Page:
Dr. Celeste Robb-Nicholson answered:Regular moderate exercise, ideally 30 minutes on most days, can help to protect women against the following health problems:
Heart disease and stroke. Regular exercise helps to strike a healthier balance of blood lipids (high density lipoprotein [HDL], low density lipoprotein [LDL], and triglycerides) and helps arteries retain resilience despite the effects of aging. It reduces blood pressure, which in turn lowers the risk not just of heart disease, but also of stroke and kidney failure. Exercising regularly may also promote the growth of collateral arteries, small blood vessels feeding the heart. Even if you already have heart disease, exercise lowers your chances of dying from it.
Cancer. Exercise reduces the risk of cancers of the colon, breast, and endometrium. By helping you attain a healthy weight, exercise also lessens your risk for other cancers in which obesity is a factor.
Diabetes. Exercise pares excess weight, modestly lowers blood sugar levels, and boosts sensitivity to insulin so that your body needs less of it. If you already have diabetes, exercise helps control blood sugar.
Osteoporosis. When combined with calcium, vitamin D, and bone-saving medications if necessary, weight-bearing exercise like walking, running, and strength training helps ward off bone loss.
Arthritis. Exercise helps protect joints by easing swelling, pain, and fatigue and by keeping cartilage healthy. Strong muscles support joints and lighten the load upon them. Exercise may limit and even reverse knee problems by helping to control weight.
Accidents. Activities like stretching, yoga, and tai chi extend range of motion and enhance balance, which helps prevent falls and other accidents.
Depression and anxiety. Exercise lifts spirits by releasing mood-elevating hormones, relieving stress, and promoting a sense of well-being. In some studies, exercising regularly has helped ease mild to moderate depression as effectively as medications; combining exercise with medications, therapy, and social engagement is even better.
Infections. Exercise may boost your ability to fend off infection. In randomized trials, women who walked briskly 35 to 45 minutes a day, five days a week for 12 to 15 weeks, experienced half the cold symptoms of a sedentary group. Additional research shows exercise prompts a modest, short-term upswing in natural killer cells and white blood cells, which help squelch infection.Regular moderate exercise, ideally 30 minutes on most days, can help to protect women against the following health problems:Heart disease and stroke. Regular exercise helps to strike a healthier balance of blood lipids (high density lipoprotein... More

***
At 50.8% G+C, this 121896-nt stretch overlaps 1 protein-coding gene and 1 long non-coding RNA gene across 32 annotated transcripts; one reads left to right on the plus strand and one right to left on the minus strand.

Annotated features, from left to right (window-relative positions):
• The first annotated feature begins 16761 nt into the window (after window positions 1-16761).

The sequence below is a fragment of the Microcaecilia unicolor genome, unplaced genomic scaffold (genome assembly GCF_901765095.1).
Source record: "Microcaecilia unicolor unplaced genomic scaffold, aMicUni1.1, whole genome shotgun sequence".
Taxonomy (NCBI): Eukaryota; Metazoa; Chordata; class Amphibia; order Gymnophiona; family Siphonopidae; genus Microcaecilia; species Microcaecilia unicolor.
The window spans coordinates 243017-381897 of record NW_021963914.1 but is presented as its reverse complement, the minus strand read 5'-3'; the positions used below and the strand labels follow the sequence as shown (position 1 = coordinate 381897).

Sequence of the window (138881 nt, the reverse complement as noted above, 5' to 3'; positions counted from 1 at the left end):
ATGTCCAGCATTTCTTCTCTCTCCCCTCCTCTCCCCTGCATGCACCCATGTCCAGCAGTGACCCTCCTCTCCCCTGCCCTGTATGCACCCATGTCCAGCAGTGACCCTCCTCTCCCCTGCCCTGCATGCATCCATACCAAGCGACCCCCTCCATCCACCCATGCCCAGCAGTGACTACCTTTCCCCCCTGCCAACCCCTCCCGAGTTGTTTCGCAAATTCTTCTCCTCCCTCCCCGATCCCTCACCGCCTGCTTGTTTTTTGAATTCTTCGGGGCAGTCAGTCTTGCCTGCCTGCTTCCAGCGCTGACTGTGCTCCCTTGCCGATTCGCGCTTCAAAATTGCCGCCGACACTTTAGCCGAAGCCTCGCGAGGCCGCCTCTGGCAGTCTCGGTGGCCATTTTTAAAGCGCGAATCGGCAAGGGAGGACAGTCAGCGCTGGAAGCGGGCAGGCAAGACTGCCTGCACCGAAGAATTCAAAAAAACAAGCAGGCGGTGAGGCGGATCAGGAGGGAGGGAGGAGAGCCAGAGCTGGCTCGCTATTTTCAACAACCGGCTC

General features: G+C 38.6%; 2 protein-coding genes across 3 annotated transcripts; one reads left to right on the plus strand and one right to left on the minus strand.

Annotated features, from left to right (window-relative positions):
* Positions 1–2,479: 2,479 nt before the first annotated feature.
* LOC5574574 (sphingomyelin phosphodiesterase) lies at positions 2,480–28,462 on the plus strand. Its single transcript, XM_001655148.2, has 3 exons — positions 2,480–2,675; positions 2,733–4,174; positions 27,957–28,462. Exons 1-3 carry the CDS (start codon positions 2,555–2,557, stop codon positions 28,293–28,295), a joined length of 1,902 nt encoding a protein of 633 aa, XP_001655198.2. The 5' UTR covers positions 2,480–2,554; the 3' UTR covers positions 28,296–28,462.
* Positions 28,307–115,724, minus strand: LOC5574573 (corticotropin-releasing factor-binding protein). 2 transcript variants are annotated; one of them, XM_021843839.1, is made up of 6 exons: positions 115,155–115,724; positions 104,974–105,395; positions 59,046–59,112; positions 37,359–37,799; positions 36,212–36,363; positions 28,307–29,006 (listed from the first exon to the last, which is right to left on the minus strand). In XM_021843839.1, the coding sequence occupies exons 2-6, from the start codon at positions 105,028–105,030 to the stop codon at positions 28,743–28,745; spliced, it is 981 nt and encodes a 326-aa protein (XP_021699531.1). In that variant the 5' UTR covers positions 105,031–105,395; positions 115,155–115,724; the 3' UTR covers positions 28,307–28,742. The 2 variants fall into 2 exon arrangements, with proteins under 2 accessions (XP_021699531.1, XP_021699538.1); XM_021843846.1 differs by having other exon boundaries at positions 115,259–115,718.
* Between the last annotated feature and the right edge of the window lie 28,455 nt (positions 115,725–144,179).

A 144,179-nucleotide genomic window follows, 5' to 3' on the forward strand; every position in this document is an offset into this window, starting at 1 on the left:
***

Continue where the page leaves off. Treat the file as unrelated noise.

Besides protecting you against potential killers like heart disease and diabetes, being physically active could also cut your risk for several serious threats to women's health. Here are just a few examples:
- Endometrial cancer: Although more study is needed to confirm the early research results, some findings suggest that regular exercise could reduce the risk of endometrial cancer by as much as 20% to 40%.
- Ovarian cancer: Findings on exercise and ovarian cancer vary, but exercise may provide moderate protection.
- Breast cancer: Exercise may play several protective roles in the fight against breast cancer, from lowering high blood levels of estrogen to reducing oxidative stress as well as breast cancer risk factors, like obesity.
- Fibroids: The jury's still out on this one, but a recent study suggests a possible connection between exercise and lower fibroid risk.
- Osteoporosis: No doubt about it, exercise helps increase bone mineral density, reducing the risk of osteoporosis later in life.
Whether you are new to healthy eating and exercise or are a veteran of a healthy lifestyle, a good attitude and a little imagination will help you stay committed to taking care of yourself. Change things up when you feel yourself losing interest, and set some mini goals along the way to help you stay on track.Besides protecting you against potential killers like heart disease and diabetes, being physically active could also cut your risk for several serious threats to women's health. Here are just a few examples: Endometrial cancer: Although more... More